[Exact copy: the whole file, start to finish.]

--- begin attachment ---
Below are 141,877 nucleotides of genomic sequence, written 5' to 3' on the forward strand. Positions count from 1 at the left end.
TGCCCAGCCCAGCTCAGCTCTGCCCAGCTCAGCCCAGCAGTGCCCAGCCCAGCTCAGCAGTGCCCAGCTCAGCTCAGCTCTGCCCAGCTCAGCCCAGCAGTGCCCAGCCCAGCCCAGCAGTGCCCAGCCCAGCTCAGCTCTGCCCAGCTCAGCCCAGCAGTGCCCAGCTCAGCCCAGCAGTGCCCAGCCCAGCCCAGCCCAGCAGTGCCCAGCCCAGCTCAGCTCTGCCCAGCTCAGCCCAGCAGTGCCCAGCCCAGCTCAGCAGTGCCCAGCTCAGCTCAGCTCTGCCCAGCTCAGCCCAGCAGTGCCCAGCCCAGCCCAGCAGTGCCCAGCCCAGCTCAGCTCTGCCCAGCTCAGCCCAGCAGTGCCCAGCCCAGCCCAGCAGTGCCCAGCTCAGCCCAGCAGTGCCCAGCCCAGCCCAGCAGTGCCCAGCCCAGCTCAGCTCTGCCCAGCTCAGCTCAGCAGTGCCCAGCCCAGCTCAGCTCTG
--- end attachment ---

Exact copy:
Below are 141,877 nucleotides of genomic sequence, written 5' to 3' on the forward strand. Positions count from 1 at the left end.
TGCCCAGCCCAGCTCAGCTCTGCCCAGCTCAGCCCAGCAGTGCCCAGCCCAGCTCAGCAGTGCCCAGCTCAGCTCAGCTCTGCCCAGCTCAGCCCAGCAGTGCCCAGCCCAGCCCAGCAGTGCCCAGCCCAGCTCAGCTCTGCCCAGCTCAGCCCAGCAGTGCCCAGCTCAGCCCAGCAGTGCCCAGCCCAGCCCAGCCCAGCAGTGCCCAGCCCAGCTCAGCTCTGCCCAGCTCAGCCCAGCAGTGCCCAGCCCAGCTCAGCAGTGCCCAGCTCAGCTCAGCTCTGCCCAGCTCAGCCCAGCAGTGCCCAGCCCAGCCCAGCAGTGCCCAGCCCAGCTCAGCTCTGCCCAGCTCAGCCCAGCAGTGCCCAGCCCAGCCCAGCAGTGCCCAGCTCAGCCCAGCAGTGCCCAGCCCAGCCCAGCAGTGCCCAGCCCAGCTCAGCTCTGCCCAGCTCAGCTCAGCAGTGCCCAGCCCAGCTCAGCTCTG